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Bouquets & Brickbats

They get what they deserve


Patti Smith,

the poet, singer-songwriter and artist who rose to prominence during the genesis of the New York punk scene, came to the New Orleans Museum of Art (NOMA) last week in conjunction with the museum's new exhibit, Patti Smith: A Donation to NOMA, and gave a free talk, "On Photography." Smith's gift to the museum includes 45 silver gelatin prints of images she took with her antique Polaroid land camera, along with some original photos. The exhibit is on view through July 3.


Click for Kids,

a nonprofit organization founded by Baton Rouge teenager Carrie Weitz, donated 10 laptop computers to New Orleans Children's Hospital. Weitz, 15, formed the nonprofit to ensure hospitalized kids could connect with the outside world. She raised funds on Facebook and other social media. Her inspiration came, Weitz says, during a flight layover on the way to visit her hospitalized grandmother in California. In only six months, Weitz has raised more than $10,000 for her cause.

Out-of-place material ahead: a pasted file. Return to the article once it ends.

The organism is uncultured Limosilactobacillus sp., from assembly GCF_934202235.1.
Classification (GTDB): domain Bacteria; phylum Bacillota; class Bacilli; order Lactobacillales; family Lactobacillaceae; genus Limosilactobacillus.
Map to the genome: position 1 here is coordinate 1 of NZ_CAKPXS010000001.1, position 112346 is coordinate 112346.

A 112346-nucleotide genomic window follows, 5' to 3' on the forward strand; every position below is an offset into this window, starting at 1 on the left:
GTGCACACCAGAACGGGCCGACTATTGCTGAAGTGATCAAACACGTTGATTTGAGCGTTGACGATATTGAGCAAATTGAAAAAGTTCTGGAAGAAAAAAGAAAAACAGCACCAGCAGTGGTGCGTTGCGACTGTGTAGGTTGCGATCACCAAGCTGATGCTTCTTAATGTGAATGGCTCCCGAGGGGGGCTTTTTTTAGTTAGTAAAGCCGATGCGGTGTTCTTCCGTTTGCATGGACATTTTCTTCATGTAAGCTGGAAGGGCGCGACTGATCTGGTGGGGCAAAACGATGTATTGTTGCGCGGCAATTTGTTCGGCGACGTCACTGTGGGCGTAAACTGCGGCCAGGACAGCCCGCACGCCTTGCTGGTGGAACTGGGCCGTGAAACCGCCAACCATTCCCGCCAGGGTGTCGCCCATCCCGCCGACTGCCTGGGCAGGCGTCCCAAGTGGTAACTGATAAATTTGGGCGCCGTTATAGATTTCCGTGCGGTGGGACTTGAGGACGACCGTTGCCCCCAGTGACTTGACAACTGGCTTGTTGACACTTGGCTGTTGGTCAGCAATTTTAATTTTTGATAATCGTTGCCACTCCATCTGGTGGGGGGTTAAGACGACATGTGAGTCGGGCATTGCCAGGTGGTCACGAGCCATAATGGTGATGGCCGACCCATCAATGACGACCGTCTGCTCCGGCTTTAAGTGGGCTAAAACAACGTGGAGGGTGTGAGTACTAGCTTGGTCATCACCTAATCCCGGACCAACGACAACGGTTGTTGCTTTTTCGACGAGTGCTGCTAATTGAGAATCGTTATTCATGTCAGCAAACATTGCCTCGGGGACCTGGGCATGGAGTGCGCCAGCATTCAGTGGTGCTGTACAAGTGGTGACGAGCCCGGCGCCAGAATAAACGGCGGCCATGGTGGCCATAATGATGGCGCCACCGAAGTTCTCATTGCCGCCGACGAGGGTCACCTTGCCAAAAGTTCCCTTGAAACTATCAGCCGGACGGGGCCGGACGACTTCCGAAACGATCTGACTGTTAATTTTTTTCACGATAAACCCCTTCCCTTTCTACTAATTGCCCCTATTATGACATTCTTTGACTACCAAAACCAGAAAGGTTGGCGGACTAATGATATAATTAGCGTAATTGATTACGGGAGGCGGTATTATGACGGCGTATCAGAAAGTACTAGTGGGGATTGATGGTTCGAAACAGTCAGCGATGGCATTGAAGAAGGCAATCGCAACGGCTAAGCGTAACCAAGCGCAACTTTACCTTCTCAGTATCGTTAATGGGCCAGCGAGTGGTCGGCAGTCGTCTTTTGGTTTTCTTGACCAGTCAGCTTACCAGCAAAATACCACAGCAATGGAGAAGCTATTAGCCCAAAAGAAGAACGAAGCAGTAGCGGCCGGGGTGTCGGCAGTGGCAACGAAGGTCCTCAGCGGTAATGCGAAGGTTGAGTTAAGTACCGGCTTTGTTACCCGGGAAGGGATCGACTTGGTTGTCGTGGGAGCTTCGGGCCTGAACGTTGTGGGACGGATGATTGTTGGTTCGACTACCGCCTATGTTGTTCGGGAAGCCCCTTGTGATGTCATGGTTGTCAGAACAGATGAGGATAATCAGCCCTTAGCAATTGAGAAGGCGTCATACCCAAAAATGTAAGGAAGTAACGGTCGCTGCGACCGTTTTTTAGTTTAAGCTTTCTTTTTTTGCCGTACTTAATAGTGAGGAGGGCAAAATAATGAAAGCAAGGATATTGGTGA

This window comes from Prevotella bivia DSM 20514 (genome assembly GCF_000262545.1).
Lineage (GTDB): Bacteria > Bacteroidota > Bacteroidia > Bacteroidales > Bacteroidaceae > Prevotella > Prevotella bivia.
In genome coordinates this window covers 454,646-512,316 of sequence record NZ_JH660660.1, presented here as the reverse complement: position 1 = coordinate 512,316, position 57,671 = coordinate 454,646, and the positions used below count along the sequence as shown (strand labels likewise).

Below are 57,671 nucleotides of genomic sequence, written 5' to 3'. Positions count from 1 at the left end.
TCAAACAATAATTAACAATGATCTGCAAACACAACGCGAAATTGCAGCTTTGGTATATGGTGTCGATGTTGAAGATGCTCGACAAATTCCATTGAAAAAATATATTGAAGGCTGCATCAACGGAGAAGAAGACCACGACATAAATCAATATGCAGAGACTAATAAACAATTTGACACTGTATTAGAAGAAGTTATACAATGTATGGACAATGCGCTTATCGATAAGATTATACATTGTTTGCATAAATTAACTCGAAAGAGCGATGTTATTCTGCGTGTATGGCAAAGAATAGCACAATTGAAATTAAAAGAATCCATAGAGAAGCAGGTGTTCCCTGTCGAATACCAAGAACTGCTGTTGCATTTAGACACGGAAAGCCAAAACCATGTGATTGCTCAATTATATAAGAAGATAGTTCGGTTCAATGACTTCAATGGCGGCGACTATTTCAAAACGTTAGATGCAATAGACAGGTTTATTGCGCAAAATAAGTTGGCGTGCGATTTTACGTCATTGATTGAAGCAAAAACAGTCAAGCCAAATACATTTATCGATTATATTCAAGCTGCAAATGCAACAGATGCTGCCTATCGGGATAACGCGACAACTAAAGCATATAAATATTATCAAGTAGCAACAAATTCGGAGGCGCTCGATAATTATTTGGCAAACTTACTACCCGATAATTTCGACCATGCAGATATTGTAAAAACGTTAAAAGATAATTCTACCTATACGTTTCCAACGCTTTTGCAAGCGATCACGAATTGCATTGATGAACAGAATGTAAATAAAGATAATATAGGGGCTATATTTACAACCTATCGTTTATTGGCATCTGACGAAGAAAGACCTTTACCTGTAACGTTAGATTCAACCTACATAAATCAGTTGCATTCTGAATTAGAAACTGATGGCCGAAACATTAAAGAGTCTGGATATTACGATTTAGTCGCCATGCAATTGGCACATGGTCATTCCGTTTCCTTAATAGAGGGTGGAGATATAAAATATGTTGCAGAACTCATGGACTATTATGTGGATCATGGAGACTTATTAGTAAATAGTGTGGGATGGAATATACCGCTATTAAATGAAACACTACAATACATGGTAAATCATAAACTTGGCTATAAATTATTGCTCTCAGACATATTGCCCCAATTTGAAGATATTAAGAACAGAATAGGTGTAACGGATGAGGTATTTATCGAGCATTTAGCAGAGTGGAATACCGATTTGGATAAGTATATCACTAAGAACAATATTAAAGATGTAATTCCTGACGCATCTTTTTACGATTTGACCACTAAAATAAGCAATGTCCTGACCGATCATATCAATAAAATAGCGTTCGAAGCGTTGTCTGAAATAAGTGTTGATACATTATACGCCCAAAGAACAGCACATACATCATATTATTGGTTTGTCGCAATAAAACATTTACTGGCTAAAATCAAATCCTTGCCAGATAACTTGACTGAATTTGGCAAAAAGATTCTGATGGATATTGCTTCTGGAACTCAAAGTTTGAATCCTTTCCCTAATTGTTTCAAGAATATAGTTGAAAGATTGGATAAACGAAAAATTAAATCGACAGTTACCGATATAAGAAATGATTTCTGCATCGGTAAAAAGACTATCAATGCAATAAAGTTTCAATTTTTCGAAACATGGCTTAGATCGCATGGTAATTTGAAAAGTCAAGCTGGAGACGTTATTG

bestowed a $5,000 grant on the Beacon of Hope Resource Center, founded to assist with recovery following the 2005 floods. Denise Thornton started the center in February 2006 out of the partially rebuilt Lakeview house she owns with her husband Doug. Beacon of Hope has coordinated volunteers and worked with government agencies to prioritize infrastructure repair and blight elimination and today continues to work on recovery in 20 different New Orleans neighborhoods.


Gov. Bobby Jindal

was named one of 11 governors "who champion their personal interests over their states" by Citizens for Responsibility and Ethics in Washington (CREW), a non-partisan ethics watchdog group. The "Worst Governors" list consisted of two Democrats and nine Republicans. It cited Jindal for weakening the state ethics board, fighting legislation to make his office more transparent and rewarding campaign donors with positions and contracts, among other things.

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